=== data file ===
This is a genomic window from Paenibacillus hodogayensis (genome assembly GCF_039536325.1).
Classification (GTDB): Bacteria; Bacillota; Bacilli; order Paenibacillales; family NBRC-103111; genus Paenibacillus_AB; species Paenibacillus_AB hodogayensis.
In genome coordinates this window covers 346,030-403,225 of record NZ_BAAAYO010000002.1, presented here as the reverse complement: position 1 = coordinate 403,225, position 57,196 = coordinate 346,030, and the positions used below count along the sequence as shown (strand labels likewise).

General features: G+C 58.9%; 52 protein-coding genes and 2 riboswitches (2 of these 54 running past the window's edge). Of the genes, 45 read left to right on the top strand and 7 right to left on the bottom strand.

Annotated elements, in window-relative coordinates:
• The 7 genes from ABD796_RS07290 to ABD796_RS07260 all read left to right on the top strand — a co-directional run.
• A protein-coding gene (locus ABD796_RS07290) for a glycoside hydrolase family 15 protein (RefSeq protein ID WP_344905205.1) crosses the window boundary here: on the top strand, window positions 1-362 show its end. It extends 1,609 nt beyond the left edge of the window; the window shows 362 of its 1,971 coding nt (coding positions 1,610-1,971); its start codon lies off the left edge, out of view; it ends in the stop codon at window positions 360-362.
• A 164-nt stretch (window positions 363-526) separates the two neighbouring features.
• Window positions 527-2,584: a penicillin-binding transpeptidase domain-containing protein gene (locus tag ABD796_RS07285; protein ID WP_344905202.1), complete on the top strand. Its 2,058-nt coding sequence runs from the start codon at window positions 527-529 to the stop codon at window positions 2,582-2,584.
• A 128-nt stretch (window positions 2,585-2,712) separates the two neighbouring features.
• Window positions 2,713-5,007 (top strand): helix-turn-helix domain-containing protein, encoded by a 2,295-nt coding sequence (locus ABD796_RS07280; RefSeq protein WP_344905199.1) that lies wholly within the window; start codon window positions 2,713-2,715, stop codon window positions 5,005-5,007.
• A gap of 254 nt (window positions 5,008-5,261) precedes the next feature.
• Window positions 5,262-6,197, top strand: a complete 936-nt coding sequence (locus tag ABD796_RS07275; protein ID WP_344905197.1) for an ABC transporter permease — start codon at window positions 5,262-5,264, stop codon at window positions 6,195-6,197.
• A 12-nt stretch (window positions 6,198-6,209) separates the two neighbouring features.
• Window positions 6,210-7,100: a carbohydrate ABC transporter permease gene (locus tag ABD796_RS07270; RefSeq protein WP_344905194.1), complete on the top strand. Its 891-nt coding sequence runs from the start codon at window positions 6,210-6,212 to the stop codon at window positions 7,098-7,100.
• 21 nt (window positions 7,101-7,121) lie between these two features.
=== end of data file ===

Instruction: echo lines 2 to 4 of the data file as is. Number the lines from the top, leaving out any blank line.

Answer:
Classification (GTDB): Bacteria; Bacillota; Bacilli; order Paenibacillales; family NBRC-103111; genus Paenibacillus_AB; species Paenibacillus_AB hodogayensis.
In genome coordinates this window covers 346,030-403,225 of record NZ_BAAAYO010000002.1, presented here as the reverse complement: position 1 = coordinate 403,225, position 57,196 = coordinate 346,030, and the positions used below count along the sequence as shown (strand labels likewise).

General features: G+C 58.9%; 52 protein-coding genes and 2 riboswitches (2 of these 54 running past the window's edge). Of the genes, 45 read left to right on the top strand and 7 right to left on the bottom strand.